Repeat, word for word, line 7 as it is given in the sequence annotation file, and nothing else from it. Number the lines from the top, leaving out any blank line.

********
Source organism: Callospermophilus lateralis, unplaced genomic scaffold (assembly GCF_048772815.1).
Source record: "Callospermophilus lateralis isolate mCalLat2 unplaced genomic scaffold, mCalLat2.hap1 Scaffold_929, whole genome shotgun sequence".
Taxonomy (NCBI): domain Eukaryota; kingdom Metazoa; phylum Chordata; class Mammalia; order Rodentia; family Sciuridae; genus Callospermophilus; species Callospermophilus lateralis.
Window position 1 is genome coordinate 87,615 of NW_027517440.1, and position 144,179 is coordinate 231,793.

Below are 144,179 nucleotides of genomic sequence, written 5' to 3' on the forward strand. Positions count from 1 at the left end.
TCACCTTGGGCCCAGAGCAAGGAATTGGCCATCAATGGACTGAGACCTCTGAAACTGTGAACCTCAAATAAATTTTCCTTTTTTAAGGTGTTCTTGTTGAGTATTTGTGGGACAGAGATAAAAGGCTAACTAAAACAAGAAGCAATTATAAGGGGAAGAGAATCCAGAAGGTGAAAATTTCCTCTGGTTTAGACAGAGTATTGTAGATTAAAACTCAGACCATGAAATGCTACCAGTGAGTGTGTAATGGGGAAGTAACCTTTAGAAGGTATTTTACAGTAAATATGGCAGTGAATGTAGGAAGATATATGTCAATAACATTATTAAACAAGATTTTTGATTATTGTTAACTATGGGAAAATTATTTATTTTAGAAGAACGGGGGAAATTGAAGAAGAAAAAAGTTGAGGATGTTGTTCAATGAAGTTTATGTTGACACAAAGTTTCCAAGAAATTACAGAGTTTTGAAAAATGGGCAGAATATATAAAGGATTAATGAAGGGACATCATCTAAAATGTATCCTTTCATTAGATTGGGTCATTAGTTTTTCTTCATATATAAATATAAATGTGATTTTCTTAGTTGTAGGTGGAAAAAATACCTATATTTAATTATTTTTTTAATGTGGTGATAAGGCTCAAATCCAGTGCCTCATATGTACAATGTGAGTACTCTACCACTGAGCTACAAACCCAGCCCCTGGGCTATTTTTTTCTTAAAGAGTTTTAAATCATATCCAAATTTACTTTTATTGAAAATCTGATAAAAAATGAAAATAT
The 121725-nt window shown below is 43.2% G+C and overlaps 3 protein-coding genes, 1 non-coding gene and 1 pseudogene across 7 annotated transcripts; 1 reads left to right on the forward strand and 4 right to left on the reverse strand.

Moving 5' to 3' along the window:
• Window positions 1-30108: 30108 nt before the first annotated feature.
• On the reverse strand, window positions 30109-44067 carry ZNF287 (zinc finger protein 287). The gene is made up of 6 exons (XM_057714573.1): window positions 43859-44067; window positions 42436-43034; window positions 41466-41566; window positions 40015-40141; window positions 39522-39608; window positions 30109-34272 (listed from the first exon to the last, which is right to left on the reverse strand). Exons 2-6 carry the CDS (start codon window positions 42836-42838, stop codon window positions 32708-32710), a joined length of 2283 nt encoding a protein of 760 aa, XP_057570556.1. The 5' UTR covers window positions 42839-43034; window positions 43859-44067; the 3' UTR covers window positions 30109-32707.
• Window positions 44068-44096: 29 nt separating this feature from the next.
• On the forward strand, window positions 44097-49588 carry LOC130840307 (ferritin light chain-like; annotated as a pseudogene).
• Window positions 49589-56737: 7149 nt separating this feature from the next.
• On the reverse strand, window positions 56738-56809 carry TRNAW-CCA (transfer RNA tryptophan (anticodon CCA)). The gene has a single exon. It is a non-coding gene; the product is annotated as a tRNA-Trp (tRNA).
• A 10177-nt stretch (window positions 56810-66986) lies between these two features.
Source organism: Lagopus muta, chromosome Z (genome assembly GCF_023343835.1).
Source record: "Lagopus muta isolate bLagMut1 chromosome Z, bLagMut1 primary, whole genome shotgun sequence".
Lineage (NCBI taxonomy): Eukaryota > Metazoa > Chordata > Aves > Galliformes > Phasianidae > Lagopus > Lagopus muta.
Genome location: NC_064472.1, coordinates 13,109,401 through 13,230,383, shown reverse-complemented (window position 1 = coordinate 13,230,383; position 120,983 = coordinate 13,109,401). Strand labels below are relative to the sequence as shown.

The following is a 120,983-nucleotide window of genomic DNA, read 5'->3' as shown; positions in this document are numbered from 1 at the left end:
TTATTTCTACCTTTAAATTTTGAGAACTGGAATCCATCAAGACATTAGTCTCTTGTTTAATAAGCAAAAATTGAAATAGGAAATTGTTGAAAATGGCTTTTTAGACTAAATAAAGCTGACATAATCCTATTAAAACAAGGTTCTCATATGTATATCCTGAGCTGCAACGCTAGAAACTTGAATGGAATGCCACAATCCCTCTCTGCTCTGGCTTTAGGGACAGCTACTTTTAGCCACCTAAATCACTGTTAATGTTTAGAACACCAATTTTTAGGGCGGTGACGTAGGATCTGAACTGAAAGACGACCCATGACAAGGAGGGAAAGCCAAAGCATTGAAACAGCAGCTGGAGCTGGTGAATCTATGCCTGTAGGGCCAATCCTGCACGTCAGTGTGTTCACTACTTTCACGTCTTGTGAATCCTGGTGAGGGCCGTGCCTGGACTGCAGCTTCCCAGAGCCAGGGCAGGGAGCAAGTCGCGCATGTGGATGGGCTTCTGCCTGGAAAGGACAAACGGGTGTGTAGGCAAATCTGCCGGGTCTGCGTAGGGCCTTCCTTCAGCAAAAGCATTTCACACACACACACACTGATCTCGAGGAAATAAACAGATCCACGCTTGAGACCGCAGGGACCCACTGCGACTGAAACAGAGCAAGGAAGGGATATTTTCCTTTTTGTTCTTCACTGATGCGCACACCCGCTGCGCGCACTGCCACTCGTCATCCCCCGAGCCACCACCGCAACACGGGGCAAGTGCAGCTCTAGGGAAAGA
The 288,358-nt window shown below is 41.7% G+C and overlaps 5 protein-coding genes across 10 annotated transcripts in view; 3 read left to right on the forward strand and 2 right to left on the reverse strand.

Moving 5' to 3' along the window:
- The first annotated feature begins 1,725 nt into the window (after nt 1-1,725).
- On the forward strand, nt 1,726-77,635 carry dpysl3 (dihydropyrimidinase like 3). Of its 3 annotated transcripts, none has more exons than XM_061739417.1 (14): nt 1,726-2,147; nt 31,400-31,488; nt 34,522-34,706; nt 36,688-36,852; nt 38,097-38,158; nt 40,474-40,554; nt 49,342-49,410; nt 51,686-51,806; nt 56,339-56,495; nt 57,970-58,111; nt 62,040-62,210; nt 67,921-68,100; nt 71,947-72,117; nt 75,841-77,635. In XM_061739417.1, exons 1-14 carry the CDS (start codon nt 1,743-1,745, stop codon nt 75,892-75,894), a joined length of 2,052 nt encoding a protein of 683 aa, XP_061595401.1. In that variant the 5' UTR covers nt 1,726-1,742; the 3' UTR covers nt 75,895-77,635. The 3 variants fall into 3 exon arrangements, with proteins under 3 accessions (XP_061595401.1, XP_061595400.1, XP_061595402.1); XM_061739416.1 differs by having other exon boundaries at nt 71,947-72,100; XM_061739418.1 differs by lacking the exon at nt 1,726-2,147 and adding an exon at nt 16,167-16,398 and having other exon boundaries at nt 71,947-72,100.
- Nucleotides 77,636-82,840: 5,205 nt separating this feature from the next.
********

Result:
The 121725-nt window shown below is 43.2% G+C and overlaps 3 protein-coding genes, 1 non-coding gene and 1 pseudogene across 7 annotated transcripts; 1 reads left to right on the forward strand and 4 right to left on the reverse strand.